To comply with the Privacy Rule, a physician practice must not access, use or disclose PHI, in paper or electronic form, other than as required or permitted by the Rule. For example, the Privacy Rule requires that a physician practice not disclose a patient’s PHI to a third party without an appropriate written authorization from the patient, except in certain circumstances, such as in connection with the patient’s treatment, or payment for such treatment, or the practice’s health care operations. The Privacy Rule also specifies that, in general, even if a particular disclosure is required or permitted, the practice must ensure that the disclosure is limited to the minimum necessary information. In addition to these foundational issues, the Privacy Rule requires that physician practices take certain administrative steps to facilitate compliance, including identifying a privacy officer, implementing written policies and procedures to formalize privacy practices, and entering into business associate agreements (that include specific provisions outlined in the Rule) with vendors and other third parties that create, receive, transmit or maintain PHI on behalf of the practice (“business associates,” in HIPAA terms). Physician practices must also regularly evaluate and update their privacy policies and practices, provide regular privacy training to their workforce members, and impose appropriate sanctions when workforce members fail to comply with established privacy practices.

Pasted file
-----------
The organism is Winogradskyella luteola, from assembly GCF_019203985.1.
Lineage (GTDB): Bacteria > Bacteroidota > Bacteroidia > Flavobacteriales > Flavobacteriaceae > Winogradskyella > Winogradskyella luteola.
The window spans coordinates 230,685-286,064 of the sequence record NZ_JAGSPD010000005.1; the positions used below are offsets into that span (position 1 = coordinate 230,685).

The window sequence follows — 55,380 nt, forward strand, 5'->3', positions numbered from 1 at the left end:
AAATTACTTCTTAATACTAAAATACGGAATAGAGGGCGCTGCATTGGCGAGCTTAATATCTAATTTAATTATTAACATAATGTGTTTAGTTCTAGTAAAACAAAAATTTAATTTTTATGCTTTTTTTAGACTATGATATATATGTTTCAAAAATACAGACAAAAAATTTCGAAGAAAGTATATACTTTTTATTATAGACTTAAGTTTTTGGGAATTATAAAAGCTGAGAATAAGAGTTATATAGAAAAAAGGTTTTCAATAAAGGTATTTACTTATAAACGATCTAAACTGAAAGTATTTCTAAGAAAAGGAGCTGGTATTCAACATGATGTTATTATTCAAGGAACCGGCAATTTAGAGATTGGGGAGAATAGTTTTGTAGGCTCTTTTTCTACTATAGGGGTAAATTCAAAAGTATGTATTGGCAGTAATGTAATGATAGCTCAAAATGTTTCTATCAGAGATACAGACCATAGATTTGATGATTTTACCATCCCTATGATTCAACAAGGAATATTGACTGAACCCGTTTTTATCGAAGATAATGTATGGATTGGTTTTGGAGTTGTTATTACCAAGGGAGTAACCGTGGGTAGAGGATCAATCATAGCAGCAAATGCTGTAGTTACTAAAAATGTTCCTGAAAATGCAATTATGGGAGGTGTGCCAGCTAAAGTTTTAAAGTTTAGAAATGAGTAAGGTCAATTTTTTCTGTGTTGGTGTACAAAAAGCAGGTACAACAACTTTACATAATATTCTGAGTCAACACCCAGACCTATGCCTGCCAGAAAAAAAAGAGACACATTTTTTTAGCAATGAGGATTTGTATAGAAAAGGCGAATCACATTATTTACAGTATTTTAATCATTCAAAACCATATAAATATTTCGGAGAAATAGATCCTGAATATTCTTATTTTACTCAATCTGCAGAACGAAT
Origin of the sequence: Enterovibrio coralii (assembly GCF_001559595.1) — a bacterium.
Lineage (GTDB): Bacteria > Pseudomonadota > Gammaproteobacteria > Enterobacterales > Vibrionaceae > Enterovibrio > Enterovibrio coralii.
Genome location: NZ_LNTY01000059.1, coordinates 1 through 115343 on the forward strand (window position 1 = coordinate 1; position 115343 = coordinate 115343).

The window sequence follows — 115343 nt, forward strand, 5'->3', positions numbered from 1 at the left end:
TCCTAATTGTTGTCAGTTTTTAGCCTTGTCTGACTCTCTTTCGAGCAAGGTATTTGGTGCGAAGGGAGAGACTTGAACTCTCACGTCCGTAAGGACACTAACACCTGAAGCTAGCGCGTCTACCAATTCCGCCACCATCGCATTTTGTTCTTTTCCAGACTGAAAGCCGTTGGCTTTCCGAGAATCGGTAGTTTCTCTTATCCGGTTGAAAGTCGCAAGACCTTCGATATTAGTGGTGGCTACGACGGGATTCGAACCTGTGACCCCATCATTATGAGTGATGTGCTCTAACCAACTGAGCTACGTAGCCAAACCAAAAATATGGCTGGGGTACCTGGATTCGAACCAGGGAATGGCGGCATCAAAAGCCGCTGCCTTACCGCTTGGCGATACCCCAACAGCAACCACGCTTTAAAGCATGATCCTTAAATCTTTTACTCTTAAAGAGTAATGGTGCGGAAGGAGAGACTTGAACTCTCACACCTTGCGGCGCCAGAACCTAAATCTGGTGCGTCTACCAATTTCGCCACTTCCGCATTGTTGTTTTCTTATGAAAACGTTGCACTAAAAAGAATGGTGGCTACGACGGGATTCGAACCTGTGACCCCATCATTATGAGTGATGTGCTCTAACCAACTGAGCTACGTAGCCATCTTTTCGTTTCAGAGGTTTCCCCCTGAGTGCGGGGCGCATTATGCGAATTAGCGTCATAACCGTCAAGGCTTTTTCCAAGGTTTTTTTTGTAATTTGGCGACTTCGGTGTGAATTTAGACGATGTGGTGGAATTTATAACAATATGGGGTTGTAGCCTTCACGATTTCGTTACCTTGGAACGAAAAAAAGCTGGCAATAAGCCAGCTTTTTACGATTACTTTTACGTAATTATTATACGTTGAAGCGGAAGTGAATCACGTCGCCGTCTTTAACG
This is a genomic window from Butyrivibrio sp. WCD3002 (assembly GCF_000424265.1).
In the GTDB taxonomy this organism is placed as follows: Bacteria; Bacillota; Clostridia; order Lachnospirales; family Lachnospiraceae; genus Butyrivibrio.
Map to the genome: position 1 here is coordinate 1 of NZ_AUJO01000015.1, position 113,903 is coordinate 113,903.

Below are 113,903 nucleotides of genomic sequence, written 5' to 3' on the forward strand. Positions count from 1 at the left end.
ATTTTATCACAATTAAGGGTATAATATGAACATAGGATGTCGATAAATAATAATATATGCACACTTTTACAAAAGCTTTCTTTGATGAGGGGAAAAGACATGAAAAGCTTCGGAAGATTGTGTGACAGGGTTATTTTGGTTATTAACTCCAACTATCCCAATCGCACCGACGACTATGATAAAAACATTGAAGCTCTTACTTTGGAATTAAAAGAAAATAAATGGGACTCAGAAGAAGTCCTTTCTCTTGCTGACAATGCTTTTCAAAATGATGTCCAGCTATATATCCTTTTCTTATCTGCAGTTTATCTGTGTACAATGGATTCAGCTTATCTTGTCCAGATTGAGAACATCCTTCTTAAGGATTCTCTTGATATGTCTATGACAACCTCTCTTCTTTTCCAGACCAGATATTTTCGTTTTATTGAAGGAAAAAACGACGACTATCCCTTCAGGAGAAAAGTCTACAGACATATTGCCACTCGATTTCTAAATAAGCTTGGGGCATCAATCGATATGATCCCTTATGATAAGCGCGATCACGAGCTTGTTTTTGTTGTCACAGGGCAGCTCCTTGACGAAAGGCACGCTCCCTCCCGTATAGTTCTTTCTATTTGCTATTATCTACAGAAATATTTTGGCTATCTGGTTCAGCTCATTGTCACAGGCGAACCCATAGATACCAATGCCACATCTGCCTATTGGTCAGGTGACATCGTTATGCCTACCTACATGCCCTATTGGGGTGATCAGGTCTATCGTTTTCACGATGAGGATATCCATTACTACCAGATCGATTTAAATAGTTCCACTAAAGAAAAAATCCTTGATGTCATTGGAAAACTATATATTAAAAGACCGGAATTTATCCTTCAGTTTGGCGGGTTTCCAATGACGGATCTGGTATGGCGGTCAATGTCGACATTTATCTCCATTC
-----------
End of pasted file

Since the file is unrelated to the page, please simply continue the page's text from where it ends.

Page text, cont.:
Security Rule

Under the Security Rule, physician practices must implement reasonable and appropriate administrative, physical and technical safeguards to protect electronic PHI (“ePHI”). Technical safeguards include, for example, encryption, access controls, audit logs, authentication controls, and other safeguards directed toward securing ePHI. Physical safeguards include locking doors, screening computers, and other safeguards to protect access to workstations and other physical facilities where workforce members access ePHI and protocols to safeguard ePHI during disposal. Administrative safeguards include security risk analysis (discussed further below) and risk management plans, contingency/disaster recovery plans, and security incident reporting procedures, as well as written policies and procedures addressing security practices, regular evaluation of security safeguards, and workforce training and sanctions, similar to the Privacy Rule.

Breach Notification Rule